How voters of social-democratic and people’s party decided

Looking at party preferences, the election day survey shows that 90% of those who would currently vote for the social-democrats (SPÖ) supported Alexander Van der Bellen.
Among those who would currently vote for the people’s party (ÖVP), on the other hand, 45% supported Hofer and 55% Van der Bellen.

Strong gender differences

Strong gender differences marked already the runoff election in May.
If only women had voted in the runoff, Van der Bellen would have won with 62%, if only men had voted, Norbert Hofer would have received 56%.

Differences by age: Van der Bellen mobilised the young

Alexander Van der Bellen received 58% of the vote among 16-29 year-olds, especially young women voted for him (young men voted rather for Hofer). Among women above 60, he received 62%.
Hofer received his best result (58%) among men aged 30-59.

Voting behaviour by formal education

Austrians with high shool diploma or tertiary education voted rather for Alexander Van der Bellen.
Among Austrians without high school diploma on the other hand, Norbert Hofer was in the lead.

Cities for Van der Bellen, countryside for Hofer

Another cleavage in this election separates the big cities from the countryside: Van der Bellen rather spoke to the densely populated urban areas where he received 61% of the vote. Norbert Hofer, on the other hand, appealed more to rural, sparsely populated areas where he received 53% of the vote.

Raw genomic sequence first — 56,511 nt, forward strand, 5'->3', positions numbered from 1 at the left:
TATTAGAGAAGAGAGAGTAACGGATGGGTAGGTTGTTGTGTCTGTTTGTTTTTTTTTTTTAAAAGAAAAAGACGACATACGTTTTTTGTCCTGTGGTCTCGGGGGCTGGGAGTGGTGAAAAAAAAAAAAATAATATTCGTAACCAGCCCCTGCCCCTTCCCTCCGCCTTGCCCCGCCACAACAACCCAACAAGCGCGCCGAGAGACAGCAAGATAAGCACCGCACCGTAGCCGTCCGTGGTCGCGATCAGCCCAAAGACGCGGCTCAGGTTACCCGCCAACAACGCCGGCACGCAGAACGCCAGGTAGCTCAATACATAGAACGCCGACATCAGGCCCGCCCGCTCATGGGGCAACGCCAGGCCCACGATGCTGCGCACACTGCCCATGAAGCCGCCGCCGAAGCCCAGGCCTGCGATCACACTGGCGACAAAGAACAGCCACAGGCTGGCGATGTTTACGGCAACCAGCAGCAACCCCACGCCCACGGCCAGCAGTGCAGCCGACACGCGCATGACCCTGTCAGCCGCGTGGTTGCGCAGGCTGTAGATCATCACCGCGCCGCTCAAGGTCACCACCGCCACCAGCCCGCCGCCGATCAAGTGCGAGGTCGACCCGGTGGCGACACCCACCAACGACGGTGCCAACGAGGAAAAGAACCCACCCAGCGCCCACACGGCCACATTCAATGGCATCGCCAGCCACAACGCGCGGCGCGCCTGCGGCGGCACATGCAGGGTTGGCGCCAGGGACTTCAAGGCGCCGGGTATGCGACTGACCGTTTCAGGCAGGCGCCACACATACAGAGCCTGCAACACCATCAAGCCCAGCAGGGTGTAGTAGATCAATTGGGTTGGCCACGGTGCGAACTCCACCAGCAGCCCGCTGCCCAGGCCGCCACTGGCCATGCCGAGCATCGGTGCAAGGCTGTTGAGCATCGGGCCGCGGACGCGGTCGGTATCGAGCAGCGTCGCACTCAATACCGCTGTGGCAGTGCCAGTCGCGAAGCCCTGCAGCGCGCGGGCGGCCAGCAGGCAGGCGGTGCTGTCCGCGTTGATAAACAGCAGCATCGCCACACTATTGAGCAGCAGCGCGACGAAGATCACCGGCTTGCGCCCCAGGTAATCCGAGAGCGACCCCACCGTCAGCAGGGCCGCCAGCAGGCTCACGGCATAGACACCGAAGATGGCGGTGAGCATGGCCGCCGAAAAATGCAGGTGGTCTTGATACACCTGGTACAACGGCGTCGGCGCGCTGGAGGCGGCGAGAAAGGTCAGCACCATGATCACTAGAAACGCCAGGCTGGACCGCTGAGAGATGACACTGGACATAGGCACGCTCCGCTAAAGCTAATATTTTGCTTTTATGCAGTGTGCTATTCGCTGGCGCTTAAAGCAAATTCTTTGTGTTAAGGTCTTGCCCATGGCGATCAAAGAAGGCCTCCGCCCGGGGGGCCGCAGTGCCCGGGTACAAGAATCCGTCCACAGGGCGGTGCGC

Voter transition analysis

In May, Alexander Van der Bellen was in the lead with ca. 31.000 votes. In the re-vote, this lead grew to over 300.000 votes. This is due to the following voter dynamics:

  • Looking at the direct exchange between the two candidates, Van der Bellen won over 77.000 voters who had supported Hofer in May. On the other hand, only 30.000 votes went from Van der Bellen to Hofer.
  • Moreover, Van der Bellen was better able to mobilise voters: 169.000 non-voters from May supported him in this re-vote, while he only lost 25.000 voters who did not go to the polls this time (sum +144.000).
    Hofer on the other hand shows a negative exchange with non-voters, i.e. he lost 70.000 of his voters from May who did not vote this time, while he only mobilised 33.000 non-voters from May.

Looking at voter transitions from the first ballot in April 2016, the following trends can be observed:

  • Both candidates were able to mobilize almost all of their supporters from the first ballot in April again
  • Alexander Van der Bellen mobilized 265.000 non-voters from the first ballot, Norbert Hofer 176.000.
  • Supporters of Irmgard Griss mostly voted for Van der Bellen (595.000, i.e 73% of the Griss votes)
  • 72% of Hundstorfer-voters decided for Van der Bellen (350.000 votes).
  • Sex out of ten (59%) voters of Andreas Khol decided for Van der Bellen in the re-vote, one third (33%) for Norbert Hofer.



Composition of Hofer / VdB voters (result from voter transition analyses; click to enlarge)